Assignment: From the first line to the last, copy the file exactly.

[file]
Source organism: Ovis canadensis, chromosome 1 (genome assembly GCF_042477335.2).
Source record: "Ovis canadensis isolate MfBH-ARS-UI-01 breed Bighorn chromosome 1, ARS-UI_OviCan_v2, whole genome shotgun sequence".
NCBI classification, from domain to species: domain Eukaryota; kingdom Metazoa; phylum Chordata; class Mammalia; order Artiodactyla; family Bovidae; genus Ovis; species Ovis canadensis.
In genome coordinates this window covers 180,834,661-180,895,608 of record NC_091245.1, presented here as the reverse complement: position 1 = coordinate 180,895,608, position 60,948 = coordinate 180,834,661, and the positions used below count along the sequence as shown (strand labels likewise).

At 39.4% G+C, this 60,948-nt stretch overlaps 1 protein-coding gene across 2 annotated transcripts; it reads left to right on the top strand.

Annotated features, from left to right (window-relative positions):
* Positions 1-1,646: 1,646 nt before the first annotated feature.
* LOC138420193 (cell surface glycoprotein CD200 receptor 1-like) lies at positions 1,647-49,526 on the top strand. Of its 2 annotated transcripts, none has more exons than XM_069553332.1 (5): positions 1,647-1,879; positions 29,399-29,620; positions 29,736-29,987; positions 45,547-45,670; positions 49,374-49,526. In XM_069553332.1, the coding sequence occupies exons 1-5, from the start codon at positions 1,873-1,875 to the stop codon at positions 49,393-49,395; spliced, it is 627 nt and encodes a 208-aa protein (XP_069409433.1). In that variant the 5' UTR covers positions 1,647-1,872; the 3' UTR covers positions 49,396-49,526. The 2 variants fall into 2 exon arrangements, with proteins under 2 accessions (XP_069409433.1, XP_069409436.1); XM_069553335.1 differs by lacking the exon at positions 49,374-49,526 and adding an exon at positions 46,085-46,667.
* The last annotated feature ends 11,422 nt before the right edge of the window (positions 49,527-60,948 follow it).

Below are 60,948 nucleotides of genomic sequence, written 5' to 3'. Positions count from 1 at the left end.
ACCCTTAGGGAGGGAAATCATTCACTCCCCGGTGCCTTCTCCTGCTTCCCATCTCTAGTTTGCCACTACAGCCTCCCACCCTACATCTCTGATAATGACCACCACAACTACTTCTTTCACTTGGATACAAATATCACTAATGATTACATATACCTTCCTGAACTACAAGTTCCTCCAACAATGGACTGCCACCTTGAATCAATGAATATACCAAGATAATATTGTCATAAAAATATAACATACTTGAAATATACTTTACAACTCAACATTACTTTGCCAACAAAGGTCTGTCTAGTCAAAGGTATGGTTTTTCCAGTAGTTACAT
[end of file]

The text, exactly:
Source organism: Ovis canadensis, chromosome 1 (genome assembly GCF_042477335.2).
Source record: "Ovis canadensis isolate MfBH-ARS-UI-01 breed Bighorn chromosome 1, ARS-UI_OviCan_v2, whole genome shotgun sequence".
NCBI classification, from domain to species: domain Eukaryota; kingdom Metazoa; phylum Chordata; class Mammalia; order Artiodactyla; family Bovidae; genus Ovis; species Ovis canadensis.
In genome coordinates this window covers 180,834,661-180,895,608 of record NC_091245.1, presented here as the reverse complement: position 1 = coordinate 180,895,608, position 60,948 = coordinate 180,834,661, and the positions used below count along the sequence as shown (strand labels likewise).

At 39.4% G+C, this 60,948-nt stretch overlaps 1 protein-coding gene across 2 annotated transcripts; it reads left to right on the top strand.

Annotated features, from left to right (window-relative positions):
* Positions 1-1,646: 1,646 nt before the first annotated feature.
* LOC138420193 (cell surface glycoprotein CD200 receptor 1-like) lies at positions 1,647-49,526 on the top strand. Of its 2 annotated transcripts, none has more exons than XM_069553332.1 (5): positions 1,647-1,879; positions 29,399-29,620; positions 29,736-29,987; positions 45,547-45,670; positions 49,374-49,526. In XM_069553332.1, the coding sequence occupies exons 1-5, from the start codon at positions 1,873-1,875 to the stop codon at positions 49,393-49,395; spliced, it is 627 nt and encodes a 208-aa protein (XP_069409433.1). In that variant the 5' UTR covers positions 1,647-1,872; the 3' UTR covers positions 49,396-49,526. The 2 variants fall into 2 exon arrangements, with proteins under 2 accessions (XP_069409433.1, XP_069409436.1); XM_069553335.1 differs by lacking the exon at positions 49,374-49,526 and adding an exon at positions 46,085-46,667.
* The last annotated feature ends 11,422 nt before the right edge of the window (positions 49,527-60,948 follow it).

Below are 60,948 nucleotides of genomic sequence, written 5' to 3'. Positions count from 1 at the left end.
ACCCTTAGGGAGGGAAATCATTCACTCCCCGGTGCCTTCTCCTGCTTCCCATCTCTAGTTTGCCACTACAGCCTCCCACCCTACATCTCTGATAATGACCACCACAACTACTTCTTTCACTTGGATACAAATATCACTAATGATTACATATACCTTCCTGAACTACAAGTTCCTCCAACAATGGACTGCCACCTTGAATCAATGAATATACCAAGATAATATTGTCATAAAAATATAACATACTTGAAATATACTTTACAACTCAACATTACTTTGCCAACAAAGGTCTGTCTAGTCAAAGGTATGGTTTTTCCAGTAGTTACAT